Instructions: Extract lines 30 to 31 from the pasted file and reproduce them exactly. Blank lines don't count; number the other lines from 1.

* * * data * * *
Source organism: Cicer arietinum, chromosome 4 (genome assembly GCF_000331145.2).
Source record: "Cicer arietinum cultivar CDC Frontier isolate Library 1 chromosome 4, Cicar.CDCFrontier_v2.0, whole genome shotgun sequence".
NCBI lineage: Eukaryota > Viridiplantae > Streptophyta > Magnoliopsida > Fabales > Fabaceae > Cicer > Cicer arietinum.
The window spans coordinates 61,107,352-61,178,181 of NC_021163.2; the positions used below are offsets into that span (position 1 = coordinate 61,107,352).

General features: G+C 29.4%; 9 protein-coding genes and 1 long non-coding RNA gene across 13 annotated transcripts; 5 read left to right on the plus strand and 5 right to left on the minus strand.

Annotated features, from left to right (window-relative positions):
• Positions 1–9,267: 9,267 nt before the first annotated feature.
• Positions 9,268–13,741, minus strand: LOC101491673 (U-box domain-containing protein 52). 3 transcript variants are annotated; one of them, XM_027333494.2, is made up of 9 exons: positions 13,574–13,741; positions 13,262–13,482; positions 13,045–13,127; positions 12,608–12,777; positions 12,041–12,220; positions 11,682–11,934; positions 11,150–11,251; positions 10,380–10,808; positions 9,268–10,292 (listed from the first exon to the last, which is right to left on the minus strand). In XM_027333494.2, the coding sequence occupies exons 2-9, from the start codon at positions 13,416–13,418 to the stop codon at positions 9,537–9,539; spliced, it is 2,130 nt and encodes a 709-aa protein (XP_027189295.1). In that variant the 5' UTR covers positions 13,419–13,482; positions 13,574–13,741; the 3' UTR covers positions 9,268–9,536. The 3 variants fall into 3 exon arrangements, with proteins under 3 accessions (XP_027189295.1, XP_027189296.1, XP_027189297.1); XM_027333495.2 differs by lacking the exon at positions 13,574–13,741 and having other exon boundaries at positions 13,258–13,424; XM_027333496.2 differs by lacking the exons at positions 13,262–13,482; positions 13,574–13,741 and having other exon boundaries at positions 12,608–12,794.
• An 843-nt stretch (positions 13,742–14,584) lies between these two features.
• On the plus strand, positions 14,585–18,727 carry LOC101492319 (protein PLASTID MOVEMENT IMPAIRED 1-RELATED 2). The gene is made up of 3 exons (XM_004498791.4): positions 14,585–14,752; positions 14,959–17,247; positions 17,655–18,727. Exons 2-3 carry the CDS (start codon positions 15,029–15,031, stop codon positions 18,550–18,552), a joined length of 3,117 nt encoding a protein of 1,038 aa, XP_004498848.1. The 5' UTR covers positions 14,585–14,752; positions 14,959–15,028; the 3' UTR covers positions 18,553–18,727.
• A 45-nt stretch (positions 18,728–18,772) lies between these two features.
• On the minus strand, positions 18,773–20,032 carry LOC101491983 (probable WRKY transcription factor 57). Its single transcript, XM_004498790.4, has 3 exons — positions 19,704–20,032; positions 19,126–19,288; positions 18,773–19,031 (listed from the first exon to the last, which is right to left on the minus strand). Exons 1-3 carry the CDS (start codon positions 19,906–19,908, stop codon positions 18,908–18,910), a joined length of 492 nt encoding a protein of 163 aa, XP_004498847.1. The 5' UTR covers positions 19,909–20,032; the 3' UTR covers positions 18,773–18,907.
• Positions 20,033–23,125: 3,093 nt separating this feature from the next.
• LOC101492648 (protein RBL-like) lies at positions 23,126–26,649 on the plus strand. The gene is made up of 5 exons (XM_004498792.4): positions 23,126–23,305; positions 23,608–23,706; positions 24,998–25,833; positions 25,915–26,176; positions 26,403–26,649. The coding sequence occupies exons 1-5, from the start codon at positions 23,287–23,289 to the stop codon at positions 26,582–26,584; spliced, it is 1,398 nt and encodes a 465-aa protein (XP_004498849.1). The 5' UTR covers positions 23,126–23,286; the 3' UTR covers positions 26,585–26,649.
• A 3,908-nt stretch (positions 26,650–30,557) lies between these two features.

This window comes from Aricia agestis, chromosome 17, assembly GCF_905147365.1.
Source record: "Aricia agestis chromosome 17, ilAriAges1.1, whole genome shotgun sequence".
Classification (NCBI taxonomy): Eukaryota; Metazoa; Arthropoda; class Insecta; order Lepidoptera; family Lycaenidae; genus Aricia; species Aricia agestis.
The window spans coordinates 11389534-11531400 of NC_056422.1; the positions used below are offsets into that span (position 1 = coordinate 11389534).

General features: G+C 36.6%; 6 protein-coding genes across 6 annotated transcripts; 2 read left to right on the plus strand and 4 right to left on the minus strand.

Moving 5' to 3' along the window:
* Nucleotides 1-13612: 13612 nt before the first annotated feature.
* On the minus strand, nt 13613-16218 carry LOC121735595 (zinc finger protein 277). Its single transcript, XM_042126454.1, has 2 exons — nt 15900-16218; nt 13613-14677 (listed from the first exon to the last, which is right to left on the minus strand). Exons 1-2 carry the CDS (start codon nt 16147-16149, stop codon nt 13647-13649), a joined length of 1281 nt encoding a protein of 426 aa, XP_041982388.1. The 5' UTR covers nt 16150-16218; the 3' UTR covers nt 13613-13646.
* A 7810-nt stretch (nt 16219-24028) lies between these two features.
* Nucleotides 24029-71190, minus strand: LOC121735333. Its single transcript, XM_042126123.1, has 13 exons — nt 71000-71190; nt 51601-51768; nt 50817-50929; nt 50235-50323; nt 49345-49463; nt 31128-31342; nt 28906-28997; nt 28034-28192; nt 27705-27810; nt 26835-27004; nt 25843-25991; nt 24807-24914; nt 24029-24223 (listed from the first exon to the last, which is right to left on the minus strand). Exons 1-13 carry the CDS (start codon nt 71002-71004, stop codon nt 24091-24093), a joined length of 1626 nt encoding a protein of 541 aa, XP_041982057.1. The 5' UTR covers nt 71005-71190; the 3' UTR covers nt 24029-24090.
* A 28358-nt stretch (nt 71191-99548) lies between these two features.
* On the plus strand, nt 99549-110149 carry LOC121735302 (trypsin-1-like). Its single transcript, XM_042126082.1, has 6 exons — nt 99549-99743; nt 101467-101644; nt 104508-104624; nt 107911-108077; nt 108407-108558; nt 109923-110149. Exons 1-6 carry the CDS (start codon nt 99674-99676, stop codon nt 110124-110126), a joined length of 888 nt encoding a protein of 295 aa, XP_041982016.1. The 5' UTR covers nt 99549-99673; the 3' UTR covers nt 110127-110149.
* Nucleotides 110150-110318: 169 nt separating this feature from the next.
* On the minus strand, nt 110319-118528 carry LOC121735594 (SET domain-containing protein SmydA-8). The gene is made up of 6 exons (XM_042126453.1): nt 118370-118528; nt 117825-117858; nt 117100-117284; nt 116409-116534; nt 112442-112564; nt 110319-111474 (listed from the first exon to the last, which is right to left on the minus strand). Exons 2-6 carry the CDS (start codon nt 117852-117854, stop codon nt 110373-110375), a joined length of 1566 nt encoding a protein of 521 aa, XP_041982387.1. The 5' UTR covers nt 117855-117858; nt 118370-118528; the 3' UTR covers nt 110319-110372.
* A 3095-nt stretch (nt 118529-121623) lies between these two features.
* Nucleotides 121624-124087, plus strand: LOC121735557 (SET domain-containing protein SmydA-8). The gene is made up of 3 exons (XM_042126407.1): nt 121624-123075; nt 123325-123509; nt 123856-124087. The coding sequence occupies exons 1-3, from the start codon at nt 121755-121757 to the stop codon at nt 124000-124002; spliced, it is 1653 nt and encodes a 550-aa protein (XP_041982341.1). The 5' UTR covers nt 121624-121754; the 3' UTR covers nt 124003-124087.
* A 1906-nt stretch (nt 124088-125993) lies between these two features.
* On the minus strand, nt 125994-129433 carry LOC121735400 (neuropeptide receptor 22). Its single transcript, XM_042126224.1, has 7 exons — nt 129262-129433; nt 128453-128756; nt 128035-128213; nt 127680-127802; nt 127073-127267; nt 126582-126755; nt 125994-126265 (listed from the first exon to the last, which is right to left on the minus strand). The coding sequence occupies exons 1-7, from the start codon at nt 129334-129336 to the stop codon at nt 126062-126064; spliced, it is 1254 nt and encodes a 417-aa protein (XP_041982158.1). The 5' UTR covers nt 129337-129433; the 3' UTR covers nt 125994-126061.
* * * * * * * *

* A 3095-nt stretch (nt 118529-121623) lies between these two features.
* Nucleotides 121624-124087, plus strand: LOC121735557 (SET domain-containing protein SmydA-8). The gene is made up of 3 exons (XM_042126407.1): nt 121624-123075; nt 123325-123509; nt 123856-124087. The coding sequence occupies exons 1-3, from the start codon at nt 121755-121757 to the stop codon at nt 124000-124002; spliced, it is 1653 nt and encodes a 550-aa protein (XP_041982341.1). The 5' UTR covers nt 121624-121754; the 3' UTR covers nt 124003-124087.